“A picture is worth a thousand words.” How often have you heard that phrase? It may very well be true, but this picture is worth more than that. What you see could be called a billion-dollar picture. At first glance, this picture may not look like much. However, you need to take a good look at the large white dot in the center. That’s us.
In September of 2016, the National Aeronautics and Space Administration (NASA) launched a spacecraft called OSIRIS-REx. The name stands for Origins, Spectral Interpretation, Resource Identification, Security, Regolith Explorer. Its purpose is to study asteroids. Specifically, it was launched to study a near-Earth asteroid named 101955 Bennu. It will not only study the asteroid, but if all goes as planned, it will take a sample from Bennu and return that sample to Earth. The total cost of the project will be about one billion dollars, but it’s much more than a billion-dollar picture.
On January 17, 2018, OSIRIS-REx turned its NavCam 1 camera toward Earth and snapped this picture. The spacecraft was almost 40 million miles (63.6 million km) from Earth and traveling away at 19,000 miles per hour (8.5 km per second). The largest and brightest spot in the picture is Earth. The smaller dot close to it is our Moon. The cluster of stars in the upper left is the Pleiades. In the top right is Hamal, the brightest star in the constellation Aries. Surrounding the Earth and Moon are five stars that are the head of the whale in the constellation Cetus.
OSIRIS-REx reached the vicinity of Bennu on December 3, 2018. It will be orbiting the asteroid and scanning the surface looking for a good place to land. That process will continue until July of 2020 when it will land and gather a sample. Scientists plan for OSIRIS-REx to deliver that sample to Earth in September of 2023.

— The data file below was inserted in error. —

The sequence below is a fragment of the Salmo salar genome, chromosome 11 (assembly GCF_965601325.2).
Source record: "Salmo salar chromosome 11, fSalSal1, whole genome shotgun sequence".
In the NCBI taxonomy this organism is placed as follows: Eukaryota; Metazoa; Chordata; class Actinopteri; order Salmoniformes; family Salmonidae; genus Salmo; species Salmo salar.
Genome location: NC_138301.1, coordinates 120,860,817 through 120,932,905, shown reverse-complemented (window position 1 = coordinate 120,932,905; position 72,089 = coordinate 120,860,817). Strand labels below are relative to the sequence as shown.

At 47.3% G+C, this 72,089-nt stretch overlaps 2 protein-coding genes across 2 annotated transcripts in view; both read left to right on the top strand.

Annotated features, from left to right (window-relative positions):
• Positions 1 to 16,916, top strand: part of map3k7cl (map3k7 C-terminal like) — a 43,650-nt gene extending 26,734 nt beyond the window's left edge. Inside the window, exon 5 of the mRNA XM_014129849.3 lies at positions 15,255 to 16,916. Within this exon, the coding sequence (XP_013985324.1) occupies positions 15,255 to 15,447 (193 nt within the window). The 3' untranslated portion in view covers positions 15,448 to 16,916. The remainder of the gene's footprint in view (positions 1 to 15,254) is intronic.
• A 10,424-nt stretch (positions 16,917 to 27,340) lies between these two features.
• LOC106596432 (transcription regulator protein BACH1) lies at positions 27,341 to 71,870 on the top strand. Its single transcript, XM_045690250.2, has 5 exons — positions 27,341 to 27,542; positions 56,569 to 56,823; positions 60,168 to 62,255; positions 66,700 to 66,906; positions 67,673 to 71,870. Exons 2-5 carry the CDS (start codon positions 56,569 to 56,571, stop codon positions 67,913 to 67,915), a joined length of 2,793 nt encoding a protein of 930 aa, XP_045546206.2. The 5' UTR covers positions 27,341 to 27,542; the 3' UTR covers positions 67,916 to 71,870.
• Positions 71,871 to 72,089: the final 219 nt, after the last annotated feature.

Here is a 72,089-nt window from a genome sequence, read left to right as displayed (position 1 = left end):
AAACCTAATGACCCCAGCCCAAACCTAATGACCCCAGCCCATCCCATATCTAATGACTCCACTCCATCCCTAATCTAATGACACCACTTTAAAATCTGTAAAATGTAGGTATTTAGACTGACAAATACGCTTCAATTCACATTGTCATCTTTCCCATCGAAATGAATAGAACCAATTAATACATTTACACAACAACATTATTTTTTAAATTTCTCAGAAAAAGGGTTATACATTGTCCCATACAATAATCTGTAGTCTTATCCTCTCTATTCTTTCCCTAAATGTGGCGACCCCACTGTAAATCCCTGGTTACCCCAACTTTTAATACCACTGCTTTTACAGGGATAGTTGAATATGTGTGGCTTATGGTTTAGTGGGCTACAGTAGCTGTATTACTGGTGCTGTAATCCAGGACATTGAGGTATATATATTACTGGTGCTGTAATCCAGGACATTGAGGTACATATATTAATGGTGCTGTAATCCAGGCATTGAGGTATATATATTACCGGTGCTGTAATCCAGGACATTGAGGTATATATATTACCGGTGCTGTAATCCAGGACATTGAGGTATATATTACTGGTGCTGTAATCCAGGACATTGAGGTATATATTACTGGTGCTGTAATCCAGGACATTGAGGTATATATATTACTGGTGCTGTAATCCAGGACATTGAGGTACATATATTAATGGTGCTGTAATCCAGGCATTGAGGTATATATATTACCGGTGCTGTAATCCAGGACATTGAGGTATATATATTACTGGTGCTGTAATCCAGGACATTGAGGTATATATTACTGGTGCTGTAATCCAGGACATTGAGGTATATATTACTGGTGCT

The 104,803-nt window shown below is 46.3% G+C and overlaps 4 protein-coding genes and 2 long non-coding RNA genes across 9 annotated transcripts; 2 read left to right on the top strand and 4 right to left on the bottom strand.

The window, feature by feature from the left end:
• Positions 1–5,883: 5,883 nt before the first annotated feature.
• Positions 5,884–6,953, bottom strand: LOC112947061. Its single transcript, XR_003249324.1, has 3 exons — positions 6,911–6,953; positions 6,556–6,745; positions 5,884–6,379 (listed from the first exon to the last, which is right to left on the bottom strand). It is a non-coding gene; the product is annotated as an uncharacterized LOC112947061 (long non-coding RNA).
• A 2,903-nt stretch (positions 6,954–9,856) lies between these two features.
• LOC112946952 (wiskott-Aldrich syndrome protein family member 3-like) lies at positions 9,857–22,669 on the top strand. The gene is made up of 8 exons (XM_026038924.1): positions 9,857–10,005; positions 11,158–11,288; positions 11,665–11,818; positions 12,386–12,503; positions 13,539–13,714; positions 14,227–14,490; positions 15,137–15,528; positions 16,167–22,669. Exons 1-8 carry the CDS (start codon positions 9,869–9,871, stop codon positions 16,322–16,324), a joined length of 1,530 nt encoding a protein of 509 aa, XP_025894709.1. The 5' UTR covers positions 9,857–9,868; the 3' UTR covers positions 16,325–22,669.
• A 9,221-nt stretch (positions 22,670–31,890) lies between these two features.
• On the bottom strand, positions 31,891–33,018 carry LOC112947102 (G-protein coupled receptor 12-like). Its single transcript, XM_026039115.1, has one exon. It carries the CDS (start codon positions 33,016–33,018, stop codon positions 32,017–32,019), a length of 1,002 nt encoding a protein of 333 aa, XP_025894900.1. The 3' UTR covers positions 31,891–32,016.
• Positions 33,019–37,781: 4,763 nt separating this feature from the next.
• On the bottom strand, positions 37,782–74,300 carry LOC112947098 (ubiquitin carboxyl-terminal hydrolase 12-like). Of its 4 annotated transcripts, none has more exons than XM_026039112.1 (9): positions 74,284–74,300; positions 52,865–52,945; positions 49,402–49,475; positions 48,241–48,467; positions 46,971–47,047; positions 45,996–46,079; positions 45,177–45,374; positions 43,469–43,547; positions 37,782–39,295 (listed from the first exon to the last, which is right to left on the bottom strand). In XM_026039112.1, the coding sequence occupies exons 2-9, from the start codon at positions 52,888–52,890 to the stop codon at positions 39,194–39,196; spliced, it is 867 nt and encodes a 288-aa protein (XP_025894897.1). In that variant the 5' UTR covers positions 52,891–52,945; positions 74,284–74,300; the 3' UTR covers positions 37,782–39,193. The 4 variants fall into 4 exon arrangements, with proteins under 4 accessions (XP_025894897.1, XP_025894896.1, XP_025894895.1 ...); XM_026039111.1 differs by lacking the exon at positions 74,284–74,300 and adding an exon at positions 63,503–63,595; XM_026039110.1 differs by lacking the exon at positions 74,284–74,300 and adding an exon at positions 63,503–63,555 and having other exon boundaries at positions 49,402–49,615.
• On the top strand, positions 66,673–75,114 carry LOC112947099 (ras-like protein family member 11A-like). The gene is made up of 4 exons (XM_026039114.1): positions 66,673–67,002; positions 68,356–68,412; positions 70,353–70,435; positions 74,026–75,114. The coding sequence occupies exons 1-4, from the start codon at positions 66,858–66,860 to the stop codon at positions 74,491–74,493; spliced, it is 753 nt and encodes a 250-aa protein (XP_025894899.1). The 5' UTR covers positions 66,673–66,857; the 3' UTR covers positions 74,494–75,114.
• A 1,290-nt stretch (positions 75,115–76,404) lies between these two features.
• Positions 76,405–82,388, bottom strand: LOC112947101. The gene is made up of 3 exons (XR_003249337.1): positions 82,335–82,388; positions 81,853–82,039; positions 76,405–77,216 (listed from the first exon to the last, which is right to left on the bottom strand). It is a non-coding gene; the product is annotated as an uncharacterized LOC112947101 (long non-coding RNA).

Scientists hope that by studying the asteroid sample, they will learn more about the formation of our solar system. They hope to learn more about asteroids in general and what we might do to prevent one from slamming into our planet. There is also hope for mining useful minerals from asteroids and getting a better idea of the history of Earth. The whole list of scientific objectives for this space probe is contained in that long name for which we use the acronym OSIRIS-REx.
Forgetting about the cost and ambitious objectives, we enjoy looking at this view of Earth from far, far away. It reminds us of what a big solar system and universe we live in and how amazing is the God who designed it all. It also reminds us of the challenge God gave to Job about the Pleiades in Job 38:31-33. We encourage you to read God’s entire challenge in Job 38:1 to 40:2 as you look at this billion-dollar picture.
–Roland Earnst © 2018
This report is an update of our previous post on February 26, 2018.